Covering Storms: Do You Have the Right Tools to Weather the Storm?

Dejero
June 4, 2014

We’re living in an era of monster storms, polar vortexes, and disastrous tornadoes—times when an up-to-the-second weather report can make a life-or-death difference. The best weather stories – and the ones we stay glued to – are those that keep the live coverage going from start to finish.

Unfortunately, a mobile news crew with a shivering or otherwise miserable-looking reporter broadcasting live tends to be the most powerful way to make current conditions real to viewers. But in some weather situations traditional satellite and microwave trucks by themselves can’t cut it for live shots. Winds over 40 miles per hour (60 km/h) mean microwave trucks can't deploy their mast. It's a major safety issue as high winds have been known to snap a microwave mast or even tip a truck over, and extreme cold can keep the mast from going up at all if its lubricating oil freezes. Generators hate freezing weather, and if the snow really piles up, that bulky truck isn’t going anywhere.

Tweet from @TomlinM - "Hoping they brought Dejero. @TedDanielFOX25: Wind so strong in Boylston in Boston a dish on a sat truck just blew off"

But what happens when the truck has to stop transmitting and lower the mast because the winds have gotten too strong? Or what about rain fade or other conditions that cause a drop in satellite bandwidth?  Bonded uplink systems can be used as a backup or a bridge for microwave or satellite links to keep live coverage going on the air when the traditional approaches fail – especially during adverse weather coverage.

For example, take the Dejero LIVE+ VSET. It’s a bonded wireless transmitter; it can be mounted in a vehicle and used as a backup in a satellite or microwave truck, or as a primary transmitter if installed in an ordinary passenger vehicle. All this compact transmitter needs is a little power from an inverter and a means of mounting antennas on the roof, and voila – any car can morph into a roving ENG unit, able to access places that are off-limits to the big trucks. With the push of a button, the LIVE+ VSET can even transmit from a moving vehicle as it travels to the next location, making it ideal for covering fast-moving storms and keeping the story fresh and exciting.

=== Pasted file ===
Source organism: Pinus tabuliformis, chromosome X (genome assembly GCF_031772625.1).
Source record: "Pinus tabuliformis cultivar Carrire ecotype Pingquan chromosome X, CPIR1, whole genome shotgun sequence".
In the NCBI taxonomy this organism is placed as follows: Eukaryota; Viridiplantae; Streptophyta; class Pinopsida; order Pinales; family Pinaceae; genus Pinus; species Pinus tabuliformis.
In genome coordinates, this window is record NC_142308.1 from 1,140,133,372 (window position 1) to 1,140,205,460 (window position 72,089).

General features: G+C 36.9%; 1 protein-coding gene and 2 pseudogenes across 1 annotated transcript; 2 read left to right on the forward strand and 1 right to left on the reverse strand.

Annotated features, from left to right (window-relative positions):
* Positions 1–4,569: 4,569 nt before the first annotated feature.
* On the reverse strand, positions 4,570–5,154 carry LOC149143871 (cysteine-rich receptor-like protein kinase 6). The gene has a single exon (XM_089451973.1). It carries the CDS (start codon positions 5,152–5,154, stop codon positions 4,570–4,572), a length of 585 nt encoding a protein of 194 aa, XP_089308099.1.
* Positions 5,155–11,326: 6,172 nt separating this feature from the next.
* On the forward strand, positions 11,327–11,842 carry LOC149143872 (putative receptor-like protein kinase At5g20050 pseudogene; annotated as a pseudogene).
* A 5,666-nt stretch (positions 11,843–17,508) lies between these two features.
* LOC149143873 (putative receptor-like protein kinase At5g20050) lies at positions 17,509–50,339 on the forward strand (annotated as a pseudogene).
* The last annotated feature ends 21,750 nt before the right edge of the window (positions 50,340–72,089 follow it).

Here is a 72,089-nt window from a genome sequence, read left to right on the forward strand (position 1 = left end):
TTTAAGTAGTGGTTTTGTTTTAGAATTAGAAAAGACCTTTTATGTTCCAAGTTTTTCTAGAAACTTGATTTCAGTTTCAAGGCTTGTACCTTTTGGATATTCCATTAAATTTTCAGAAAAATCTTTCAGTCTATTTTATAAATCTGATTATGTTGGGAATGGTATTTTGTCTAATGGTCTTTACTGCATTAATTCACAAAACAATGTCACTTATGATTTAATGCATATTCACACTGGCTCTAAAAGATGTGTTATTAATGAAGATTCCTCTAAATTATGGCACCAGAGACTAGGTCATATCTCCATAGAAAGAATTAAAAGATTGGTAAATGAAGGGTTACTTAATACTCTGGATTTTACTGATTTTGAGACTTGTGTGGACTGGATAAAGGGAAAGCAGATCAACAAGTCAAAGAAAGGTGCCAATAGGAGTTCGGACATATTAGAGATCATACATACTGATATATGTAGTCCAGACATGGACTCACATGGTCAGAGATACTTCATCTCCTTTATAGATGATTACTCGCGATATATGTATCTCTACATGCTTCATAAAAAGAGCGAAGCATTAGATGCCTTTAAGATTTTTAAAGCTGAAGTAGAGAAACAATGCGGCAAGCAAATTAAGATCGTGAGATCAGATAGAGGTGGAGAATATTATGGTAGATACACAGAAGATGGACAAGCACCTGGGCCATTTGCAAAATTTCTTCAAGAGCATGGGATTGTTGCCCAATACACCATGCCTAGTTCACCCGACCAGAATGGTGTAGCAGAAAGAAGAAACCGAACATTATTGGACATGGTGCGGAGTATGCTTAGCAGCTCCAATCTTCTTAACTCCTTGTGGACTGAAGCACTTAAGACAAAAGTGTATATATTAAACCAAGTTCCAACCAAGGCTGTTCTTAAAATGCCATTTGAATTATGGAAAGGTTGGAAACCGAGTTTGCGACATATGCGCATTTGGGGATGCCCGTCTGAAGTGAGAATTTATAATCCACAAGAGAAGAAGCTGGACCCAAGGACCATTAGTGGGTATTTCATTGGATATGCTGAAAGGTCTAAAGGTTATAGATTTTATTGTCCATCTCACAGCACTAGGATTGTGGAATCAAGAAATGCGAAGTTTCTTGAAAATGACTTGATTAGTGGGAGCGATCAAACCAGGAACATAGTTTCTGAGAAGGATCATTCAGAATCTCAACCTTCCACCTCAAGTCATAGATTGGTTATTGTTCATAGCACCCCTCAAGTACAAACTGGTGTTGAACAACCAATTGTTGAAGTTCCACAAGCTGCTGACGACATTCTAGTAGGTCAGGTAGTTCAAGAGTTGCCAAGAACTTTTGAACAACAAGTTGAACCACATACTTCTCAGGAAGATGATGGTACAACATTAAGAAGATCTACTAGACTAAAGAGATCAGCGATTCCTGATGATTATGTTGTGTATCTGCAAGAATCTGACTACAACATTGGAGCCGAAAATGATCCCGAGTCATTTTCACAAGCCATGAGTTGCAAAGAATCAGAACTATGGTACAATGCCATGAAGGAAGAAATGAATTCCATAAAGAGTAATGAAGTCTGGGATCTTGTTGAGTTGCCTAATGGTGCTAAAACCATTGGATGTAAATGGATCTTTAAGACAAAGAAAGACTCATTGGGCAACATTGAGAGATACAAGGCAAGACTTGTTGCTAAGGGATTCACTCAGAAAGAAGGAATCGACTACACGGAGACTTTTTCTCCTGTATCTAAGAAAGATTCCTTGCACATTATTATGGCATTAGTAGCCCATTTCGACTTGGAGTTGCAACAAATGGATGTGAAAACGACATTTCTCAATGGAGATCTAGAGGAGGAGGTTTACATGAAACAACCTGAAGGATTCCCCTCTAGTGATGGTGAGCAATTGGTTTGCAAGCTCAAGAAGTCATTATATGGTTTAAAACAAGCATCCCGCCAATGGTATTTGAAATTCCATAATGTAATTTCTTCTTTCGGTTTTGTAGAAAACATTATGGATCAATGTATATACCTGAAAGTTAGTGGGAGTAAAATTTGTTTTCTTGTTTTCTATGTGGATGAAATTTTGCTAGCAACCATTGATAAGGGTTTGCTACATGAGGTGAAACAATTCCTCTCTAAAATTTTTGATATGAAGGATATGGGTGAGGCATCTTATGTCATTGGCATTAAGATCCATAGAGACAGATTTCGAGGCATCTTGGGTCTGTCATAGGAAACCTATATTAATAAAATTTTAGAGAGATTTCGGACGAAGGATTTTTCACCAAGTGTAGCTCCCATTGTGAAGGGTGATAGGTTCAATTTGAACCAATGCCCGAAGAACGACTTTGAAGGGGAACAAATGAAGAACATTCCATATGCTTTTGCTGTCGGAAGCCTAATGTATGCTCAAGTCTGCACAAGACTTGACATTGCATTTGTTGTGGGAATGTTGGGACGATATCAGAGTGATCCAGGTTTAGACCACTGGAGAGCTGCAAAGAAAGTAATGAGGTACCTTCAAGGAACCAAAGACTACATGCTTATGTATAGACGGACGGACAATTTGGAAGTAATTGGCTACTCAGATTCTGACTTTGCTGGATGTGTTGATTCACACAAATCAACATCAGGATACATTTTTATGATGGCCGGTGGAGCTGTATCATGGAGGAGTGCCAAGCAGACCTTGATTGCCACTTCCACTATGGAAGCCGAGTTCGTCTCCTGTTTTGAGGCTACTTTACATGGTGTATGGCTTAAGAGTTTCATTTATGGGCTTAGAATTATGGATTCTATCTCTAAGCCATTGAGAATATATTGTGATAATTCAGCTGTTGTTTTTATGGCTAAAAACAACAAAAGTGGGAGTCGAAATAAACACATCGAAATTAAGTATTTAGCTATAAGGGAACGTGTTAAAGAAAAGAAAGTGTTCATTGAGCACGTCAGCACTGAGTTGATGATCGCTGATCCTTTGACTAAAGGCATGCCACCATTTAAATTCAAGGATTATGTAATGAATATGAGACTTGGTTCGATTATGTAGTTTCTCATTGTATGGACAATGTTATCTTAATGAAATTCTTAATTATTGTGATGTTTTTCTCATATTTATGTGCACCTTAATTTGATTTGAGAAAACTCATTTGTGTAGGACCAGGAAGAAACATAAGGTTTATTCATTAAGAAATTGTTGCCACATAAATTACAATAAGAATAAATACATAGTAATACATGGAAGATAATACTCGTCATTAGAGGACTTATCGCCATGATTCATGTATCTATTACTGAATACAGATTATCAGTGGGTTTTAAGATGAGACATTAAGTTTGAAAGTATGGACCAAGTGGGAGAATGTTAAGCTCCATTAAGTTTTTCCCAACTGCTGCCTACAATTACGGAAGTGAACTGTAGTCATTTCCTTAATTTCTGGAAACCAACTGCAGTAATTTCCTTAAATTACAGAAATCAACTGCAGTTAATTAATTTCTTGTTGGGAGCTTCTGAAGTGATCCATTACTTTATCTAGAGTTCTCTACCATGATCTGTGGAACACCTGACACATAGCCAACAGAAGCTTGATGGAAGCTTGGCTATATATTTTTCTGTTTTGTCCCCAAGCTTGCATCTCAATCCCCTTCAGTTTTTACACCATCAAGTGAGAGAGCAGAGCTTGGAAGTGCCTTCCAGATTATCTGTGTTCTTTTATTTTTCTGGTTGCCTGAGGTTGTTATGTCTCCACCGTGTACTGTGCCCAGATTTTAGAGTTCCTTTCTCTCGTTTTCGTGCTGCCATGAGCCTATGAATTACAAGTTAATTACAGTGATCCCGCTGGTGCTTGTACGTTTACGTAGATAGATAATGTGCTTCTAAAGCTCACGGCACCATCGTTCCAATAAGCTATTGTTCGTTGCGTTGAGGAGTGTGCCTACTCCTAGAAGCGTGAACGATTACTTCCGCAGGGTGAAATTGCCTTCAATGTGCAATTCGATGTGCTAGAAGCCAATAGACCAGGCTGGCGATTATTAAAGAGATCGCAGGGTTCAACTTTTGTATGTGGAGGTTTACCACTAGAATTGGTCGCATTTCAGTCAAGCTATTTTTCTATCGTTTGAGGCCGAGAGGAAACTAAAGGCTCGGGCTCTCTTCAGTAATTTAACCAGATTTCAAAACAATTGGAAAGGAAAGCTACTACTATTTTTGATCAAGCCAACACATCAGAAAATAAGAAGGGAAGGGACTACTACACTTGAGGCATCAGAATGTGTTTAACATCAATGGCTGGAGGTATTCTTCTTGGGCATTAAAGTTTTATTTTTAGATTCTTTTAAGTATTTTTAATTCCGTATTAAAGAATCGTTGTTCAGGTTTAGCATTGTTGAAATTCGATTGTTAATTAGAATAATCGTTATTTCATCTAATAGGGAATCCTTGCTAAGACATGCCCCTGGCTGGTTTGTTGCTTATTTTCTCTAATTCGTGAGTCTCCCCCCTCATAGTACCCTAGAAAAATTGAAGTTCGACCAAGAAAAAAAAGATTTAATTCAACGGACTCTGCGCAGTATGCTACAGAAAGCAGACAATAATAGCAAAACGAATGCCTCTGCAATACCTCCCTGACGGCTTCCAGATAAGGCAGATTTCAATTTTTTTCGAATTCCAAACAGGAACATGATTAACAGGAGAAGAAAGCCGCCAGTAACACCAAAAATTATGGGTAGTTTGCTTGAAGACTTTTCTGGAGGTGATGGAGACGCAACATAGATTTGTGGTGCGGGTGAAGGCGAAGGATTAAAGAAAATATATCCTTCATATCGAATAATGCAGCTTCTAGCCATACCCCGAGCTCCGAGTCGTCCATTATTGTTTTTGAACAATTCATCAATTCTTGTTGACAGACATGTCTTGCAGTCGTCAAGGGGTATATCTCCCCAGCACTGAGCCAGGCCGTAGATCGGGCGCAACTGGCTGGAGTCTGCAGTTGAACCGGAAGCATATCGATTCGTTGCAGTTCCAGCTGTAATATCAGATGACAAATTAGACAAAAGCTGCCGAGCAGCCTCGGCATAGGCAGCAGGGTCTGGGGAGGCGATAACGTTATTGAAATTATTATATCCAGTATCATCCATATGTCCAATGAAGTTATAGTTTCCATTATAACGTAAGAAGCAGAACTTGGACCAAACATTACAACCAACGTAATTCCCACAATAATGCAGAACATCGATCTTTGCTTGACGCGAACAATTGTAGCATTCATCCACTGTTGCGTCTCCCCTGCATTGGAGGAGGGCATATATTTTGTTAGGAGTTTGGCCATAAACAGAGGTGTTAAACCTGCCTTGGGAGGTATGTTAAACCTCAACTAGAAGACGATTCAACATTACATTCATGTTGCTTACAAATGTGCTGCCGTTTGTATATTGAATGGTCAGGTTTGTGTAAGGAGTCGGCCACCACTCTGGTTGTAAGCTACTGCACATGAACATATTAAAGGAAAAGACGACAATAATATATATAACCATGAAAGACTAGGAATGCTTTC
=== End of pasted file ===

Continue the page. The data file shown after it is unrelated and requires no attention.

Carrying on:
Tweet from @CBCcameraman: "@CBNCS LIVE driving around and covering the spring blizzard in downtown Halifax @MulliganCBC @DejeroLabs"

One of our most popular solutions for on-the-go coverage is the Dejero LIVE+ 20/20 Transmitter. A reporter and camera operator can grab this highly portable and rugged unit, no bigger than a small briefcase, and walk or drive right to the heart of the storm. With a LIVE+ 20/20 Transmitter on board, a vehicle can broadcast live while on the move. In a recent example, a news crew provided continuous, live coverage while reporting weather and traffic conditions in a blizzard. 

But what if you need to go live in an area with weak cell coverage? Dejero has you covered with the new Dejero LIVE+ Booster, a high-reach connection and signal booster that extends connection reception when transmission conditions aren’t the greatest. By simply plugging a Dejero LIVE+ 20/20 Transmitter into a Dejero LIVE+ Booster, an ENG crew has the best of both worlds – a mobile transmitter for broadcasting far away from the news van, or a vehicle tricked out with both systems to provide maximum cellular reception when transmitting on the go.

And finally, newsgathering just doesn’t get any more mobile or flexible than with your very own smartphone. The Dejero LIVE+ Mobile App turns iOS and Android phones into the world’s most compact bonded cellular transmitter. Imagine being able to capture video wherever you are, without having to go back to the station for another device or vehicle, or when other equipment simply isn’t available—all by launching an app on your phone.

The mobility provided by the LIVE+ VSET, LIVE+ 20/20 Transmitter, and LIVE+ Mobile App allows news crews to break down and set up quickly, helping them to track the path of the storms.

When the weather becomes the headline news of the day, the best way to stand out in a crowded local news market – and provide an important public service – is to offer viewers the most immediate and complete information possible. This can be challenging, if not impossible, with traditional broadcasting technology. But bonded uplink solutions such as the Dejero LIVE+ Platform are delivering the tools broadcasters need to be first and best in their coverage from virtually any location. 

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